Although there are hospitals and health clinics in most urban areas and towns, care is extremely limited compared with more developed countries. Serious injuries or illness may require evacuation to another country, and you should consider picking up cheap travel insurance that covers such a need—otherwise, you’re looking at US$12,000 just for the medevac transport.
Many Belizean doctors and hospitals require immediate cash payment for health services, sometimes prior to providing treatment. Uninsured travelers or travelers whose insurance does not provide coverage in Belize may face extreme difficulties if serious medical treatment is needed. International Medical Group (www.imglobal.com) is one reliable provider that offers short-term insurance specifically for overseas travelers and expats for very reasonable rates.
Belize Medical Associates (5791 St. Thomas St., tel. 501/223-0302, 501/223-0303, or 501/223-0304, bzmedasso [at] btl [dot] net, www.belizemedical.com) is the only private hospital in Belize City. They provide 24-hour assistance and a wide range of specialties. Look under “Hospitals” in the BTL yellow pages for an updated listing of other options. In San Ignacio, La Loma Luz Hospital (tel. 501/824-2087) offers primary care as well as 24-hour emergency services and is one of the best private hospitals in the country.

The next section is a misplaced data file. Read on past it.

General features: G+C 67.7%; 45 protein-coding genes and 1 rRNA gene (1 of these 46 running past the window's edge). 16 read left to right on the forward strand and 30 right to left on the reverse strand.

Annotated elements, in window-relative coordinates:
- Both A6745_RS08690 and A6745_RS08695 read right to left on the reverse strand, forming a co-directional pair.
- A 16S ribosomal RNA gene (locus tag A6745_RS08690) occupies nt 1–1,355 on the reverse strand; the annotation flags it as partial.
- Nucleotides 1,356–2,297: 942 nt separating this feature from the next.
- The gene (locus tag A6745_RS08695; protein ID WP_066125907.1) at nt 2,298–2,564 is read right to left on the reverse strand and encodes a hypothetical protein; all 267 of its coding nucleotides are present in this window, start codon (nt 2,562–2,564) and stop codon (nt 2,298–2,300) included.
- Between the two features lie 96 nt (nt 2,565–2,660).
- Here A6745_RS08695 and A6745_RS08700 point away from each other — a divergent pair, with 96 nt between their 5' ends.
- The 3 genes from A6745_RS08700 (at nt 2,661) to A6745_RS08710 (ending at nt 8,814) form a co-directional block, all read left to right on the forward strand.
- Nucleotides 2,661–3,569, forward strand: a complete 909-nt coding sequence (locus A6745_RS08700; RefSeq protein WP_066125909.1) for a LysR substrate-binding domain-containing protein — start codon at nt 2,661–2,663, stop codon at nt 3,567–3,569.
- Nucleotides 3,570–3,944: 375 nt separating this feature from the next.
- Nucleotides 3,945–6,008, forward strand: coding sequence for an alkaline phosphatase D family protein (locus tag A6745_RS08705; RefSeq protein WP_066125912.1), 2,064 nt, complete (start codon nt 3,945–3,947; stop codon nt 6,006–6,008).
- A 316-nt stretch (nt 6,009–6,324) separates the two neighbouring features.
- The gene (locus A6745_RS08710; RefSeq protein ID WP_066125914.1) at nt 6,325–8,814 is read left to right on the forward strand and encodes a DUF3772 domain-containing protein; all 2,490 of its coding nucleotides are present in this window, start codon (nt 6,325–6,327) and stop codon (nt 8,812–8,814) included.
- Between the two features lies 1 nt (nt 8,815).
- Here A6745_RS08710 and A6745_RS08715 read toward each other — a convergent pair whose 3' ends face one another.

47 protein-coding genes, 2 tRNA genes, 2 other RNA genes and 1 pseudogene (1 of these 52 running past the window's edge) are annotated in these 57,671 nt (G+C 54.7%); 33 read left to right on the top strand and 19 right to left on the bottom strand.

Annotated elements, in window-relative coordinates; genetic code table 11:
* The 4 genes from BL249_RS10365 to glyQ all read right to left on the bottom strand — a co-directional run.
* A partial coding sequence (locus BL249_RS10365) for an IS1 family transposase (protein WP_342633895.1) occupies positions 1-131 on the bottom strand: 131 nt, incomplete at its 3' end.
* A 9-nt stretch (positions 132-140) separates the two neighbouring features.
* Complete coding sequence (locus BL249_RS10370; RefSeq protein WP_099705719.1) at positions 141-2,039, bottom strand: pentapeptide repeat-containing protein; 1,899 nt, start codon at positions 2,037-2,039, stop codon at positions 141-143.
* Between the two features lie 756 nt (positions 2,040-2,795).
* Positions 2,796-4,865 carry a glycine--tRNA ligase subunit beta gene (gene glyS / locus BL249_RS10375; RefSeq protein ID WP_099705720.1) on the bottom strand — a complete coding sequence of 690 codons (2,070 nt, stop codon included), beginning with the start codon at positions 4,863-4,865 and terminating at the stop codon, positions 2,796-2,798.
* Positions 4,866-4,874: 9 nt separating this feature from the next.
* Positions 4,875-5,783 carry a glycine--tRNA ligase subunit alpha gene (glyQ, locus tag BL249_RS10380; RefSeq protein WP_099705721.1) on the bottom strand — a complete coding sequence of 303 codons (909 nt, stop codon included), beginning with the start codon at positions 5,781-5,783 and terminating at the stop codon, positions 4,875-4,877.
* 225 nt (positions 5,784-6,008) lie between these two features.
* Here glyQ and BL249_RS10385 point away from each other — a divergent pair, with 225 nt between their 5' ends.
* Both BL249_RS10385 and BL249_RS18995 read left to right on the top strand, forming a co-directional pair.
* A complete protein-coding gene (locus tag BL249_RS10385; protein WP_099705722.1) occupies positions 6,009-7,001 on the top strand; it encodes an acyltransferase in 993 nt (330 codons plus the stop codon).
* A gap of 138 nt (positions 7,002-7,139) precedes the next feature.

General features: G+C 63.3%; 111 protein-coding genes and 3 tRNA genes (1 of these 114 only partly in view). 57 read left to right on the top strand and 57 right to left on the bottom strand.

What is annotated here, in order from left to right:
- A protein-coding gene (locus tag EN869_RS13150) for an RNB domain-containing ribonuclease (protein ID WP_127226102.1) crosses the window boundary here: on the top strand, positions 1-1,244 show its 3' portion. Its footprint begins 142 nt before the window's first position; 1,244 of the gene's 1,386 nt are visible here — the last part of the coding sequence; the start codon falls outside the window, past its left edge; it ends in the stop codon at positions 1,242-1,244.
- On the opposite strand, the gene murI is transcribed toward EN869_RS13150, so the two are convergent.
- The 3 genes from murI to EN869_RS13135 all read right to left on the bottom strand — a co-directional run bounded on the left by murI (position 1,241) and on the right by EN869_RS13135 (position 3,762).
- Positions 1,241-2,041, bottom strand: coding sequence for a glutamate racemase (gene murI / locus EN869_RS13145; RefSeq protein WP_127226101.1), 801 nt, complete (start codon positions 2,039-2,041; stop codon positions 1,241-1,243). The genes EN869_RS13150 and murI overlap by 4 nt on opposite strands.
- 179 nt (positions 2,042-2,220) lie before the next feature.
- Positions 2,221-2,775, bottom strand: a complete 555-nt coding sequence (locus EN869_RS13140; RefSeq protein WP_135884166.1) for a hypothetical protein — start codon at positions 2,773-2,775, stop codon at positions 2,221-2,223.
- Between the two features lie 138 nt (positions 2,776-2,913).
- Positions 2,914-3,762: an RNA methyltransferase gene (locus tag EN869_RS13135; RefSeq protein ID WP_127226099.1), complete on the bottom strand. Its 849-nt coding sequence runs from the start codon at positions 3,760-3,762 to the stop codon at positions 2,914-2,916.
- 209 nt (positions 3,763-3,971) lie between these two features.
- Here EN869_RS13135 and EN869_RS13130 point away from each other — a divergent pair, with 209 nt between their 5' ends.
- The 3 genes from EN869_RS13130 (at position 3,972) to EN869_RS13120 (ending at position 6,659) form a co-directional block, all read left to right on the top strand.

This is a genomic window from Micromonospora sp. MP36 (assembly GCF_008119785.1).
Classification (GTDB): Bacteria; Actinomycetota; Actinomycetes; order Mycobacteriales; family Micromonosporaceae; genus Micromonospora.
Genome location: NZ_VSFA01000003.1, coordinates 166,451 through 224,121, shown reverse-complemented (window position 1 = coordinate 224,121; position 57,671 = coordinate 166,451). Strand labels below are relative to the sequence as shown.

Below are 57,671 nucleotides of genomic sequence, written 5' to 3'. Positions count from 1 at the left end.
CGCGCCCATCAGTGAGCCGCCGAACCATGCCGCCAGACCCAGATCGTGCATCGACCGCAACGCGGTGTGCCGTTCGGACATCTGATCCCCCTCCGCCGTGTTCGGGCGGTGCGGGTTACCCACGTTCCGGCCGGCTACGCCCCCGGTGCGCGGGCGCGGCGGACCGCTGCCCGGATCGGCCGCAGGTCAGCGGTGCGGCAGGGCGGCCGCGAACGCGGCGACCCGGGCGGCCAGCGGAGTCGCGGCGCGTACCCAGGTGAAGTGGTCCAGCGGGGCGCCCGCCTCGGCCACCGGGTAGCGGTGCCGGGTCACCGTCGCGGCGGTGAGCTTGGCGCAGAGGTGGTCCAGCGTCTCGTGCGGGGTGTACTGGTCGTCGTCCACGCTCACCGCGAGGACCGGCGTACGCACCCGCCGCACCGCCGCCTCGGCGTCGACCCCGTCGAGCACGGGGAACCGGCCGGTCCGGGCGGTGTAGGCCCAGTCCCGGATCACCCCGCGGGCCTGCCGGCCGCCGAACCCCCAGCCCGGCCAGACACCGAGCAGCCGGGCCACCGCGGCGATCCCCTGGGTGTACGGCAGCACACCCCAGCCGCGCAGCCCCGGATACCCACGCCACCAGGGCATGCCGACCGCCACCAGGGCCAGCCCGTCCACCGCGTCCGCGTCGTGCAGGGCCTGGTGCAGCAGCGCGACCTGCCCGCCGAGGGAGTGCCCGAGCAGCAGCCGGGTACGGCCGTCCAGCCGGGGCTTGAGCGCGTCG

Medications and Prescriptions
Many medications are available in pharmacies in Belize. Definitely plan on the conservative side: Bring adequate supplies of all your prescribed medications in their original containers, clearly labeled and in date; in addition, carry a signed, dated letter from your physician describing all medical conditions and listing your medications, including their generic names. If carrying syringes or needles, carry a physician’s letter documenting their medical necessity. Pack all medications in your carry-on bag and, if possible, put a duplicate supply in the checked luggage. If you wear glasses or contacts, bring an extra pair. If you have significant allergies or chronic medical problems, wear a medical alert bracelet.
Female travelers taking contraceptives should know the generic name for the drug they use. Condoms are cheap and easy to find. Any corner pharmacy will have them, even in small towns of just a few thousand people.
Bring a Small Medical Kit
At the very minimum, consider the following items for your first-aid kit: rehydration salts , sterile bandages/gauze, moleskin for blister prevention, antiseptic cream, strong sunblock (SPF 30), aloe gel, some kind of general antibiotic for intestinal trouble, acetaminophen (Tylenol) for pain/fevers, eyedrops (for dust), and anti-fungal cream (clotrimazole).
© Joshua Berman and Avalon Travel from Moon Belize, 9th Edition